Innovation Trends

The Impossible Technologies of Tomorrow


Putting a man on the moon. Breaking the sound barrier. Building an artificial heart. At the time, it was impossible. Humanity’s greatest achievements all begin as bold visions. Creating something the world has never seen requires inspiration and imagination. But dreaming up impossible ideas is one thing—making them possible is another. Without a strong dose of determination, those innovative blueprints and sketches might never get past the naysayers and the doubters arguing that the effort is a waste of time.
For instance, take Tim Berners-Lee’s vision of an information management system based on “distributed hypertext.” In 1989, when he put in writing what would become the World Wide Web, his groundbreaking idea was so farfetched that most skeptics didn’t even waste their time commenting on it. And where would we be if Louis Pasteur had given in to those who said diseases weren’t spread by germs but instead appeared out of thin air—the so-called “spontaneous generation” theory?
A whole host of era-defining inventions—products that we couldn’t live without now—came about because their creators stopped at nothing in their quests to prove the naysayers wrong. Across industries such as transportation, space exploration, health care and computing, these visionaries triumphed against adversity, changed the world and raised the bar for future generations. They made the impossible possible.
For centuries, deafness was a permanent condition. Once a person lost hearing, it was gone for good. But scientists such as professor Graeme Clark worked tirelessly to change that. Inspired by his own father’s struggle with deafness, Clark—who went on to found Cochlear Limited—developed a theory that bypassing a damaged ear and directly stimulating the auditory nerve with electric signals could make certain frequencies audible. Since then, more than 300,000 people have benefited from implants such as those made by Cochlear and Advanced Bionics—proof that deafness need no longer be permanent.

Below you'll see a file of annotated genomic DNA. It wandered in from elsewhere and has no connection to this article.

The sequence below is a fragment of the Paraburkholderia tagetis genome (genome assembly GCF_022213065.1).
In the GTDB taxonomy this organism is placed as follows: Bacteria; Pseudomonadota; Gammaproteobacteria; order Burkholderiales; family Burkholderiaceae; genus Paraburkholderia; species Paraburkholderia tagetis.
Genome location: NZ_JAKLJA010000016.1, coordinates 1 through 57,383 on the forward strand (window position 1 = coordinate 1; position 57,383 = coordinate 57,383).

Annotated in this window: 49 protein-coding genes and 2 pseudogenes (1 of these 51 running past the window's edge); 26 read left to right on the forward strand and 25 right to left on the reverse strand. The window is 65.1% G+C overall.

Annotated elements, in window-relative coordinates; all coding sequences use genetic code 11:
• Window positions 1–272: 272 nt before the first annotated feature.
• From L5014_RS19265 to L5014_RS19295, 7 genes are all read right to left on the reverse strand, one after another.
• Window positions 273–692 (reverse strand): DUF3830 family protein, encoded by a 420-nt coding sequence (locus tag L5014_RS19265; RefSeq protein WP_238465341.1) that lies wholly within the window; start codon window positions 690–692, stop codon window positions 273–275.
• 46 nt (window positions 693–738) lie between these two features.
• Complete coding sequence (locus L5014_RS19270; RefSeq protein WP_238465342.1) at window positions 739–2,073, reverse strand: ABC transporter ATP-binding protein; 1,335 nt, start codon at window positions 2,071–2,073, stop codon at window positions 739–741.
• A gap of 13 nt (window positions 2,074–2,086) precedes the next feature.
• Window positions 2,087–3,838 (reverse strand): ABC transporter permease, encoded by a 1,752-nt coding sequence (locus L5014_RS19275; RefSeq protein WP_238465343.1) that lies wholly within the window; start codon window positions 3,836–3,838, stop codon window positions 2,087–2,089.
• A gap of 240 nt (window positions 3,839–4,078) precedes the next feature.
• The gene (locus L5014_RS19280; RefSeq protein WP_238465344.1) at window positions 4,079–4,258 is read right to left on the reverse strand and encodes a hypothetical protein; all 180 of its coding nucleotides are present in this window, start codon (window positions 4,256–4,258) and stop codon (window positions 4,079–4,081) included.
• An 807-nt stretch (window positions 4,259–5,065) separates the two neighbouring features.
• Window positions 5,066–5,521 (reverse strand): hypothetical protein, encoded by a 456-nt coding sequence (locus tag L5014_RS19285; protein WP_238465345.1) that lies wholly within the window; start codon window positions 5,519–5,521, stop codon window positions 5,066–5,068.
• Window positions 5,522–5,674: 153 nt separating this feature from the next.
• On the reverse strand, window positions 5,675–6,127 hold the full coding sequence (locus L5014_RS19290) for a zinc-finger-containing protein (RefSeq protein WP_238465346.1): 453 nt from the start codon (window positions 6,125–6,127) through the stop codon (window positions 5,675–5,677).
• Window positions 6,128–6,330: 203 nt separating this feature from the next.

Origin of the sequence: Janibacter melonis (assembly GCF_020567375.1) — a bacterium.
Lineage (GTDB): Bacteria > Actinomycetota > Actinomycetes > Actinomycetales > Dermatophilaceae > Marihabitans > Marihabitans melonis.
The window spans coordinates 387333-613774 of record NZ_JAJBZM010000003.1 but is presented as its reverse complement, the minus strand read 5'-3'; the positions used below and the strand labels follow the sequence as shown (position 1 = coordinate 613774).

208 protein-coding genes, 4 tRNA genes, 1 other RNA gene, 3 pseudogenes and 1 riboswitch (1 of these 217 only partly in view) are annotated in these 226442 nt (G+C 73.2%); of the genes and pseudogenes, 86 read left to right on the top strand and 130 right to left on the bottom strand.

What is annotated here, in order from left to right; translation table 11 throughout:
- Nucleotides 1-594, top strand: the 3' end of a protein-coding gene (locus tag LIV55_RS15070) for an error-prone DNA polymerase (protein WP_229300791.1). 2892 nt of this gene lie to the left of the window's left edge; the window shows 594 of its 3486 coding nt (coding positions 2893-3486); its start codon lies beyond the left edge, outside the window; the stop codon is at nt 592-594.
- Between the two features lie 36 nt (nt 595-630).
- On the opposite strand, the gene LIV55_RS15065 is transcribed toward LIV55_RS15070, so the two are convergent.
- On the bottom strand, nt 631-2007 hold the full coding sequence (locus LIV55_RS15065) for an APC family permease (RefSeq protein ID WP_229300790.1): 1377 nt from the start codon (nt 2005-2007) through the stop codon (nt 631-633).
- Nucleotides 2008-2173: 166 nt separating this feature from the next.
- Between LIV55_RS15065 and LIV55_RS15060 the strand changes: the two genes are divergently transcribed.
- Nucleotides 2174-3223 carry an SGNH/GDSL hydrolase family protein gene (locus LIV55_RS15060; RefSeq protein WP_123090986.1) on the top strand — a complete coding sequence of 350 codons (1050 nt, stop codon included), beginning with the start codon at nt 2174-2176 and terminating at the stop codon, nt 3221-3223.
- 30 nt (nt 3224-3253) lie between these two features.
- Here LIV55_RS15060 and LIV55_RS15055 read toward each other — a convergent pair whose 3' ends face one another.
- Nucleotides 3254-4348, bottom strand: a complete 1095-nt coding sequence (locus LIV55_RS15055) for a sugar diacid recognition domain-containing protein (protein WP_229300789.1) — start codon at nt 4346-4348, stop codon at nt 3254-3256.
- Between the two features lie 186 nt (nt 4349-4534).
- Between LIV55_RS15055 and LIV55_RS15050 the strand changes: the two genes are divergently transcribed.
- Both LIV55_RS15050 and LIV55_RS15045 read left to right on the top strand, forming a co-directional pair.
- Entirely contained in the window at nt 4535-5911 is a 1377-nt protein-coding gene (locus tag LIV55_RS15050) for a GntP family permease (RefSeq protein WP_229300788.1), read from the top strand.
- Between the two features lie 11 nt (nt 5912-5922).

In 2012, SpaceX made history when its Dragon spacecraft became the first commercial vehicle to successfully attach to the International Space Station — a feat previously achieved by only four governments. With the retirement of the Space Shuttle, the SpaceX Falcon 9 rocket and Dragon spacecraft are carrying cargo, and one day will carry astronauts.
These incredible feats presented their creators with near-insurmountable challenges.  Today, achieving the impossible can seem more impossible than ever. Innovators must bring manufacturing and software together in increasingly complex ways. The first personal computers offered a few hundred bytes of memory—a smartphone boasts 128GB. The Apollo 11 mission required 145,000 lines of code—compare that with the 86,000,000 lines used to build Mac OS X and you get a sense of how much more complicated products and projects have become. Safety guidelines and governmental regulations have never been stricter, and competition grows more and more fierce.
Companies are striving to meet these challenges. The embrace of Agile represents a decisive move away from the “command and control” models of the past—models that stifled innovation. But organizational complexities have grown, bringing a vastly more complicated workplace. With or without structured workflows, teams must coordinate and align all that creativity to a shared purpose to keep big projects on track.
In our software-driven economy, when a nimble startup can disrupt an entire industry with a must-have app, companies also face another daunting challenge. They must produce products that are extraordinary. Good enough is no longer good enough. Companies must delight their customers by exceeding their expectations and giving them something they didn’t know they wanted, but couldn’t possibly live without.
This year our customers led space exploration, medical breakthroughs, advances in autonomous driving and robotics. Their stories have amazed us and inspired our own work to better help them. We are consistently reminded of the challenges they face in developing the technology that will define a generation, and the fortitude they demonstrate in overcoming them. And they keep us asking – what impossible products will our customers build next?